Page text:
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Behind the lens: photographing Switzerland’s epic Zinal ice cave

Do you dream of photographing an ice cave? When you envision ice caves, perhaps you picture them tucked away in remote, inaccessible corners of the world. Yet, surprisingly, Switzerland boasts its own enchanting ice caves, some of which are easily reachable by foot.   In this article, I explain how to get to the Zinal ice cave and how to prepare for successful landscape photography. At the end of the article, I’ll share the camera settings I used for my panorama of the Zinal ice cave.   

The Zinal ice cave is a dynamic natural wonder, constantly evolving with each passing year. With every winter season, it unveils new formations, offering endless opportunities for epic landscape photographs!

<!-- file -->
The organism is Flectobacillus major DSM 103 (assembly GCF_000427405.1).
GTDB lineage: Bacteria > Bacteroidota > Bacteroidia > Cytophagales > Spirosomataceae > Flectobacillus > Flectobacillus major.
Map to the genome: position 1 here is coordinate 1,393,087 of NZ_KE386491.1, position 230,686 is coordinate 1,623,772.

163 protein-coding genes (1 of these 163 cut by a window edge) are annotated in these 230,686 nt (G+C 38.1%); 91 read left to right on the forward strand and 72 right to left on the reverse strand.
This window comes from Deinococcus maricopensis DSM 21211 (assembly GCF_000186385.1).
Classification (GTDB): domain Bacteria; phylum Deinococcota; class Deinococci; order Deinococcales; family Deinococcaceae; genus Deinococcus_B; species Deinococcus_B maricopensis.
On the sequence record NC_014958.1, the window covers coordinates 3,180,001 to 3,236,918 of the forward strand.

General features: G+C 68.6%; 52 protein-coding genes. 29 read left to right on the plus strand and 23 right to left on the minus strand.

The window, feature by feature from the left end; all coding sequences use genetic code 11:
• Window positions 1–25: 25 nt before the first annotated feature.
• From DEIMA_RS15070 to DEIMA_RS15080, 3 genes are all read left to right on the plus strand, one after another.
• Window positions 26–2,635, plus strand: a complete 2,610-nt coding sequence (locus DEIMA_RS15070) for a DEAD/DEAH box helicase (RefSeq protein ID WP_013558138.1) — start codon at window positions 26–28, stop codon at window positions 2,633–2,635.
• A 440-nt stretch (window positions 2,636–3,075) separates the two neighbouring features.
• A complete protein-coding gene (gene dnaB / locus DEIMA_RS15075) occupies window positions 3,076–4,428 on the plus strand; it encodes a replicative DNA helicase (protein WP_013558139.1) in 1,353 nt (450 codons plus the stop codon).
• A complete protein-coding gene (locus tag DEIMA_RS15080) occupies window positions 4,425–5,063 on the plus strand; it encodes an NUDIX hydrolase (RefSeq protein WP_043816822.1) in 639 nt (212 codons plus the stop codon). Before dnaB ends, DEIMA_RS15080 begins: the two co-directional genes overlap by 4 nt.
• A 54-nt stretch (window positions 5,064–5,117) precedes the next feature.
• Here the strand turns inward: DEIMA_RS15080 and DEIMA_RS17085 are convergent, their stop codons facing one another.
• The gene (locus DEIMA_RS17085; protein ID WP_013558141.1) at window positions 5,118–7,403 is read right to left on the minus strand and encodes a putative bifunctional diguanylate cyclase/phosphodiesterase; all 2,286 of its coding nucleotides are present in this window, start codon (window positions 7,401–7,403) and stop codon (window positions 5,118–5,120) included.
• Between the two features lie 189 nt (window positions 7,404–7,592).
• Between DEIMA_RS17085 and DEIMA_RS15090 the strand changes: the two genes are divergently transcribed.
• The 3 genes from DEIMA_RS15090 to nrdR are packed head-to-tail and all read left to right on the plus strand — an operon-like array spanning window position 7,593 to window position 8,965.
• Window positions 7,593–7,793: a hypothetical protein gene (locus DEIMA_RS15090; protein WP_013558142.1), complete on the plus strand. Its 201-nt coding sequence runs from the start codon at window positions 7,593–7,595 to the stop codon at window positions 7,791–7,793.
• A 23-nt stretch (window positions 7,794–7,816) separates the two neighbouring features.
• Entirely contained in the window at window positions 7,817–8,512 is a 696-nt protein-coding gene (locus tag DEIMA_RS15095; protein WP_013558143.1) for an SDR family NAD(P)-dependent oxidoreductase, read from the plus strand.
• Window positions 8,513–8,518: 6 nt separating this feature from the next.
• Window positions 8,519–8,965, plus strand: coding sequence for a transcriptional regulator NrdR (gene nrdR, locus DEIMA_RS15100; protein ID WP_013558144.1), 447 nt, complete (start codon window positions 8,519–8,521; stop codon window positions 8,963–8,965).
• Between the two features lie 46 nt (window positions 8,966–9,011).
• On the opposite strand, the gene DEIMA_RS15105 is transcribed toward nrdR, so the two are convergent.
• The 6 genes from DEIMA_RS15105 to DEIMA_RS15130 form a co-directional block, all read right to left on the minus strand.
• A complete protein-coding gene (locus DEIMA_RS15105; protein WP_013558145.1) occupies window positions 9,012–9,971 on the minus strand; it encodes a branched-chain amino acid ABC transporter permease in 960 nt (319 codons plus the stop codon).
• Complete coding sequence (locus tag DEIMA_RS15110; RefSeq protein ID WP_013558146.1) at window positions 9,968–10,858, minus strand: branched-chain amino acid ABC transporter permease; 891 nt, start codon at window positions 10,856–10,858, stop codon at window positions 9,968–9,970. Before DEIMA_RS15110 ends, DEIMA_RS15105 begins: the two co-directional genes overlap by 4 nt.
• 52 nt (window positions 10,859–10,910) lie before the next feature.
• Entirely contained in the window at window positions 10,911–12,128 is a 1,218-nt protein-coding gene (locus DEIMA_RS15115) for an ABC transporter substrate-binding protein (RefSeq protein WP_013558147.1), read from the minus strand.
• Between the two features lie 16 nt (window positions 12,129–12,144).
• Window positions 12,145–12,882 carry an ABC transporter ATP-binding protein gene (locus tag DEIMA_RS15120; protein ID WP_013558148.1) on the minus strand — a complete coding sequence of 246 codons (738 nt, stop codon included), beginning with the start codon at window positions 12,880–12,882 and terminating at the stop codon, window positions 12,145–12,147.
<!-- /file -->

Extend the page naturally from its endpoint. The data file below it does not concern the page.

Stay safe, stay prepared: tips for exploring the Zinal ice cave responsibly

The Zinal ice cave is accessible from November to mid-March. During the other months of the year, it is too hot and dangerous to venture inside.

As with any mountain hike, there are risks involved in trekking to the Zinal ice cave. Before you set off, be sure to check the weather conditions and avalanche bulletins.

Here’s the information I check the week before I set off and on the morning of my departure. I only embark on this walk if the weather is good and the conditions are ideal.

➜ Avalanche bulletin
➜ Val d’Avinniers webcams
Ski slopes openings
➜ Swiss weather

Get a private guide